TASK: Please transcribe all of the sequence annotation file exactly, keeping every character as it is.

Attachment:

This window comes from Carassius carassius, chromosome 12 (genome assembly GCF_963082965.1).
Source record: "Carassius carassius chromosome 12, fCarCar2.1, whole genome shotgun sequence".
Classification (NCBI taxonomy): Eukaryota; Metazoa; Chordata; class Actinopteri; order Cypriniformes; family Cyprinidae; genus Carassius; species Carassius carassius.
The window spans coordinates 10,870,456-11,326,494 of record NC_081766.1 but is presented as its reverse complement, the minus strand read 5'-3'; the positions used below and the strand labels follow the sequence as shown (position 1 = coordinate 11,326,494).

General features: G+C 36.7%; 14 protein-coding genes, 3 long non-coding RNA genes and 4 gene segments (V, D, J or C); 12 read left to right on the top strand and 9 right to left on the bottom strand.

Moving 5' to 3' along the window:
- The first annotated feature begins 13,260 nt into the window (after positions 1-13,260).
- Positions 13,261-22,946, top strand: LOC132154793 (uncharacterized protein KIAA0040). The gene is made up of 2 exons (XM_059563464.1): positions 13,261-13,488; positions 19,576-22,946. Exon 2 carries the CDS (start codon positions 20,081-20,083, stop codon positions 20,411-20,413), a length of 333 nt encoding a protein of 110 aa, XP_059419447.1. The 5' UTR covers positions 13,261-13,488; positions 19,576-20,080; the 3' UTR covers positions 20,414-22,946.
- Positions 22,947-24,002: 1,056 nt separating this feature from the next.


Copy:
This window comes from Carassius carassius, chromosome 12 (genome assembly GCF_963082965.1).
Source record: "Carassius carassius chromosome 12, fCarCar2.1, whole genome shotgun sequence".
Classification (NCBI taxonomy): Eukaryota; Metazoa; Chordata; class Actinopteri; order Cypriniformes; family Cyprinidae; genus Carassius; species Carassius carassius.
The window spans coordinates 10,870,456-11,326,494 of record NC_081766.1 but is presented as its reverse complement, the minus strand read 5'-3'; the positions used below and the strand labels follow the sequence as shown (position 1 = coordinate 11,326,494).

General features: G+C 36.7%; 14 protein-coding genes, 3 long non-coding RNA genes and 4 gene segments (V, D, J or C); 12 read left to right on the top strand and 9 right to left on the bottom strand.

Moving 5' to 3' along the window:
- The first annotated feature begins 13,260 nt into the window (after positions 1-13,260).
- Positions 13,261-22,946, top strand: LOC132154793 (uncharacterized protein KIAA0040). The gene is made up of 2 exons (XM_059563464.1): positions 13,261-13,488; positions 19,576-22,946. Exon 2 carries the CDS (start codon positions 20,081-20,083, stop codon positions 20,411-20,413), a length of 333 nt encoding a protein of 110 aa, XP_059419447.1. The 5' UTR covers positions 13,261-13,488; positions 19,576-20,080; the 3' UTR covers positions 20,414-22,946.
- Positions 22,947-24,002: 1,056 nt separating this feature from the next.